Everywhere i’ve lived with a student population associated with a particular university, the separation of “student housing” from general housing in the community has encouraged students to view local people as beneath their contempt and the local community (outside the university) as not worth bothering with, and
    local non-student people to hate students and develop strongly anti-intellectual attitudes, strengthening the perception that all educated people are privileged snobs and that all poor/working-class people are uneducated and anti-intellectual, and strengthening class divisions while weakening local community cohesion in general. So, for me it became a matter of personal and political principle (after my awful first year) *not* to live on campus, and if i do get to do the MA i want to i wouldn’t even consider it, and do my best to avoid even living in a stereotypically “studenty” area…

    Again, things might be different in the US – but i’d be interested on your perspective on that. Sort of parallels the queer marriage debate in a way, i guess…

    Actually, i might have to go and do a blog post about the subject…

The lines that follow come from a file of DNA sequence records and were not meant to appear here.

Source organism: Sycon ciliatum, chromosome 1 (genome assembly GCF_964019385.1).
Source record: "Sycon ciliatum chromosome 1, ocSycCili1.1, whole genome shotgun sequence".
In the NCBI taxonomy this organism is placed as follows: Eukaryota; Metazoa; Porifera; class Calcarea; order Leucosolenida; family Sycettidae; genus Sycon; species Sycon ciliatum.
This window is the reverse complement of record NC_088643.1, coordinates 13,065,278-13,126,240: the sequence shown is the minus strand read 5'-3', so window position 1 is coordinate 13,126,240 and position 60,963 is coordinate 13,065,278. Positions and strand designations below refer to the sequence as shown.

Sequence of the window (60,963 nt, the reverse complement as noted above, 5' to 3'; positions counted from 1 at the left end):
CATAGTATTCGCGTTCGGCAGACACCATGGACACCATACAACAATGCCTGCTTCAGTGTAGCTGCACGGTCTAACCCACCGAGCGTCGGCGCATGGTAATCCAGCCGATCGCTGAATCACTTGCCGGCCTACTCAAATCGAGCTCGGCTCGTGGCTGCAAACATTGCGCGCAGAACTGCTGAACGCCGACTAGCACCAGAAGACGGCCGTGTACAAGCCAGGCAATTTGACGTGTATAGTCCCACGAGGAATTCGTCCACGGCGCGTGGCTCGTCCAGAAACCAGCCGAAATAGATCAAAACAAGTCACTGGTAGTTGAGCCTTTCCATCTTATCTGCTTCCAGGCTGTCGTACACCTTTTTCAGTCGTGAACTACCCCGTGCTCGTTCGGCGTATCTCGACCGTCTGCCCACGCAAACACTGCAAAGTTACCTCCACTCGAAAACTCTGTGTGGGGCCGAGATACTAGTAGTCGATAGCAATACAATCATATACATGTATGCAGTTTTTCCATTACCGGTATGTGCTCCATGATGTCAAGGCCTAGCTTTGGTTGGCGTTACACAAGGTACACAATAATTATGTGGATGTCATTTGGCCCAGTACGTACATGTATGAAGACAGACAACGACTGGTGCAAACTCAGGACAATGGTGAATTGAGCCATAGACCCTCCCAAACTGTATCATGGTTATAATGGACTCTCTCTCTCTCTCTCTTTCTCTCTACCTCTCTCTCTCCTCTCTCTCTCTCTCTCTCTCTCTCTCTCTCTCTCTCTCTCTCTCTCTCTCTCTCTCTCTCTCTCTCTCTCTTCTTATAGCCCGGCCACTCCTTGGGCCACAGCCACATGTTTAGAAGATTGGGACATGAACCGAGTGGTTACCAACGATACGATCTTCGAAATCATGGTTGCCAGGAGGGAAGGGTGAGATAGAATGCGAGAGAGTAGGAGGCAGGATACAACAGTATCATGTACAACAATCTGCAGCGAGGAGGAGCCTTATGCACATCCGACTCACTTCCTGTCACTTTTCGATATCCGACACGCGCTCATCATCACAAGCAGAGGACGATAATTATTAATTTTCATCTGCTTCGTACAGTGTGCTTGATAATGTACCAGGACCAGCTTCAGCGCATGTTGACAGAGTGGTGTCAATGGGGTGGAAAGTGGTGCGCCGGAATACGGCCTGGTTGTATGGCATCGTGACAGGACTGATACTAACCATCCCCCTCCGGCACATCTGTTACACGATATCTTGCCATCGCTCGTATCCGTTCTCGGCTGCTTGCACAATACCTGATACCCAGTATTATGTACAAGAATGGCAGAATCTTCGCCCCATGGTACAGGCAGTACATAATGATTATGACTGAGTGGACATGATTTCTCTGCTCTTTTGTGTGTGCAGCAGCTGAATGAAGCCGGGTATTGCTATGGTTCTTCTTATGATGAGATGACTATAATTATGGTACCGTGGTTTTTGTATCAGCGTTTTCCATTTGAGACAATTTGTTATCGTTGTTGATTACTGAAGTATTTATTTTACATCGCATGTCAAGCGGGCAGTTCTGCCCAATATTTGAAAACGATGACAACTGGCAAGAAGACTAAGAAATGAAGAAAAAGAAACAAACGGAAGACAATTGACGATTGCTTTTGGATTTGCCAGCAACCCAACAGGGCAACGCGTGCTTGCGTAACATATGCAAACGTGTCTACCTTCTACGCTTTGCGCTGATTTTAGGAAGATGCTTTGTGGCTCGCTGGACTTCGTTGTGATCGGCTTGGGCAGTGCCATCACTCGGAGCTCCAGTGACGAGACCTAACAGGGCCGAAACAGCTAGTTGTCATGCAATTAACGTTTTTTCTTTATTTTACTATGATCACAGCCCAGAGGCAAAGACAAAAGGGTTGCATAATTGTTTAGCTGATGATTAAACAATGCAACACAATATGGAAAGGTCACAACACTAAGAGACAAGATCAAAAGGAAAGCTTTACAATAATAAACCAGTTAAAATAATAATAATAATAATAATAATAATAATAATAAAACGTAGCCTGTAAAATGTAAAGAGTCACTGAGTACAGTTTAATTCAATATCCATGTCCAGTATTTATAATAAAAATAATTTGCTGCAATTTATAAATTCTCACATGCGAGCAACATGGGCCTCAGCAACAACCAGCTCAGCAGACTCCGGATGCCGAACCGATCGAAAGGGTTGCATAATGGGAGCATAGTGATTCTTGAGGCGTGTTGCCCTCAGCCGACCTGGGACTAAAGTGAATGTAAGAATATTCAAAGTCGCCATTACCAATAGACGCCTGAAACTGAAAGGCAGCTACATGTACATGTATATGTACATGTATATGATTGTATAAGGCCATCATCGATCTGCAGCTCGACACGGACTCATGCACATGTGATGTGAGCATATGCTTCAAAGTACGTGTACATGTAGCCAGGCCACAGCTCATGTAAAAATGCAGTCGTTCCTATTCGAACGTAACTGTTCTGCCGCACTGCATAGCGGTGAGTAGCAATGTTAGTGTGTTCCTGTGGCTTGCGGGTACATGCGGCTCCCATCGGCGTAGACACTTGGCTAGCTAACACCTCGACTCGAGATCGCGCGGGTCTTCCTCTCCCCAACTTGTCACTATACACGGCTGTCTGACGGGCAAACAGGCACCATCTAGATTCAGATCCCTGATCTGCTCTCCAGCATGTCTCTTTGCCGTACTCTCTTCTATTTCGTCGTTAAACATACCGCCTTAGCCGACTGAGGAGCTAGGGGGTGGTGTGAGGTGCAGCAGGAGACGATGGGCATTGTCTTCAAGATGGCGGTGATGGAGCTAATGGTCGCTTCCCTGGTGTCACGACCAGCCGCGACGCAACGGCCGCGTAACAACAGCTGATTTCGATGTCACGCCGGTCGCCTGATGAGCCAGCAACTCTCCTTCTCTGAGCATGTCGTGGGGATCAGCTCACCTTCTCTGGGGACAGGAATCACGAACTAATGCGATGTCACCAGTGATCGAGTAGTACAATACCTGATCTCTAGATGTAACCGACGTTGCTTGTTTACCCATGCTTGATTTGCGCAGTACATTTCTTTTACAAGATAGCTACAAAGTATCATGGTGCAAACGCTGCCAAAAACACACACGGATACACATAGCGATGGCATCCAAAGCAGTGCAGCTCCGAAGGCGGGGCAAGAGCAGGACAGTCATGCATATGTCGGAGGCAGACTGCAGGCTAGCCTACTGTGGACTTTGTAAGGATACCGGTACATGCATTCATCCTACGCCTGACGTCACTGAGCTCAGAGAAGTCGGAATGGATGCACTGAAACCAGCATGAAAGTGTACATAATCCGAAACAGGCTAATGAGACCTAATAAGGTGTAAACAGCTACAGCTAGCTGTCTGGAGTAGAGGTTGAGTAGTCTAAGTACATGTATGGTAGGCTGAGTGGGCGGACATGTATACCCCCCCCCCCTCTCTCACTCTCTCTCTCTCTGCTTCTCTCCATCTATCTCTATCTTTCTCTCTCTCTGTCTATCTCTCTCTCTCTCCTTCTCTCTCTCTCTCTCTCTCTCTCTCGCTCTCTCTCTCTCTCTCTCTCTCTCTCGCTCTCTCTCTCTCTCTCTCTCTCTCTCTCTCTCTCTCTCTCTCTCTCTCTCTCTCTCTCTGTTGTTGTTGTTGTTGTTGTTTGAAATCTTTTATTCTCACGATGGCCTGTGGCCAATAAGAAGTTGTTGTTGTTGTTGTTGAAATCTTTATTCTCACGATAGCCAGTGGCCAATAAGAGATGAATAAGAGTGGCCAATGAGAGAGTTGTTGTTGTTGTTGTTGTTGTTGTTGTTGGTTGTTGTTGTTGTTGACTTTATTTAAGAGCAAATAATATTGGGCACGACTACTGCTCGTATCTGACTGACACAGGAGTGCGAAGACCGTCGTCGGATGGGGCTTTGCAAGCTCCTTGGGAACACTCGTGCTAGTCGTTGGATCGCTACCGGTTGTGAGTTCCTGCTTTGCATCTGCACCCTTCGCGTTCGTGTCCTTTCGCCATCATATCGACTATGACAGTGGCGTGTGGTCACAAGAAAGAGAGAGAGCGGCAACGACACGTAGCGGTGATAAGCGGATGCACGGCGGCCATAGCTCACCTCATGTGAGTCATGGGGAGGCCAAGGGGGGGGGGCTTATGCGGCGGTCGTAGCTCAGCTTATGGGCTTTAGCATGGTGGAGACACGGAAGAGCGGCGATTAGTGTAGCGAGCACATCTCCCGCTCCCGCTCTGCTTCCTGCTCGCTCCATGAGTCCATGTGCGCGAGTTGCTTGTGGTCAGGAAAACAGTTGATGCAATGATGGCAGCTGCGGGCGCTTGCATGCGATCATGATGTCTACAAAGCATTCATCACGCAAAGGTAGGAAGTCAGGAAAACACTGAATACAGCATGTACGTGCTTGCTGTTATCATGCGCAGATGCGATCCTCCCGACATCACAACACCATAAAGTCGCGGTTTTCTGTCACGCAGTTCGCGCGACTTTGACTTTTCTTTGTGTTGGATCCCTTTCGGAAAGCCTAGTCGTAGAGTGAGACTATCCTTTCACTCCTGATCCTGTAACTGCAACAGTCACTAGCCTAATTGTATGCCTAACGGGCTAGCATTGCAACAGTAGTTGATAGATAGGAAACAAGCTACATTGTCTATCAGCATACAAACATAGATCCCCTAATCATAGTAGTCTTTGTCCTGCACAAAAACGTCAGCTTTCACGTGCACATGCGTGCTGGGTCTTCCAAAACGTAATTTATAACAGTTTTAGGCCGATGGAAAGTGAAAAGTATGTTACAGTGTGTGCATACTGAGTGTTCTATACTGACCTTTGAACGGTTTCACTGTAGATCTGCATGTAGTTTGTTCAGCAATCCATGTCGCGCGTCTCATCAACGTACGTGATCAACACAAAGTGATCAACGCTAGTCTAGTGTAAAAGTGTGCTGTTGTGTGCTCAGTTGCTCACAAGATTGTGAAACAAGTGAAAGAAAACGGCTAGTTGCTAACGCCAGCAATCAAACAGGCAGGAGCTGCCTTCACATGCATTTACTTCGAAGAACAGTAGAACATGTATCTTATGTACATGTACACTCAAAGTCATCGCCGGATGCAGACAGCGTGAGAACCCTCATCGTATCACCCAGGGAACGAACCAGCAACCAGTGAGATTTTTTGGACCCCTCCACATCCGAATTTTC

13. Pingback: “I Am” Hosting the 50th Disability Blog Carnival! – The Life and Times of Emma

  14. KittyKittyKitty

    I thought some of you might be interested in MindFreedom International and The Icarus Project as far as connecting with likeminded people (pun intended) for psychiatric advocacy/activism. The Icarus Project does or did have some ties to FH, but is its own entity.

  15. happyholidays

    I fully appreciate your position in your post. But what I think is off-target about Micah’s lawsuit and what no one is pointing out is the lawsuit’s focus on housing. The point is, Micah isn’t an official full-time Oakland student. According to the school’s rules, people who aren’t can’t live in the dorms. So, why not work instead to make students in the special program Micah is in “official”? That seems to me to be the heart of the issue. Suing to change a policy that lets non-official, non-full-time, non-degree seeking students live in the dorms opens a giant can of worms for the university. If they let Micah live on campus, are they required to let everyone auditing a class live on campus too? The resources are just not there in today’s economy for that. I think the lawsuit could be a lot more powerful if it were targeted at the real issue, which is that Oakland doesn’t see Micah as an official student.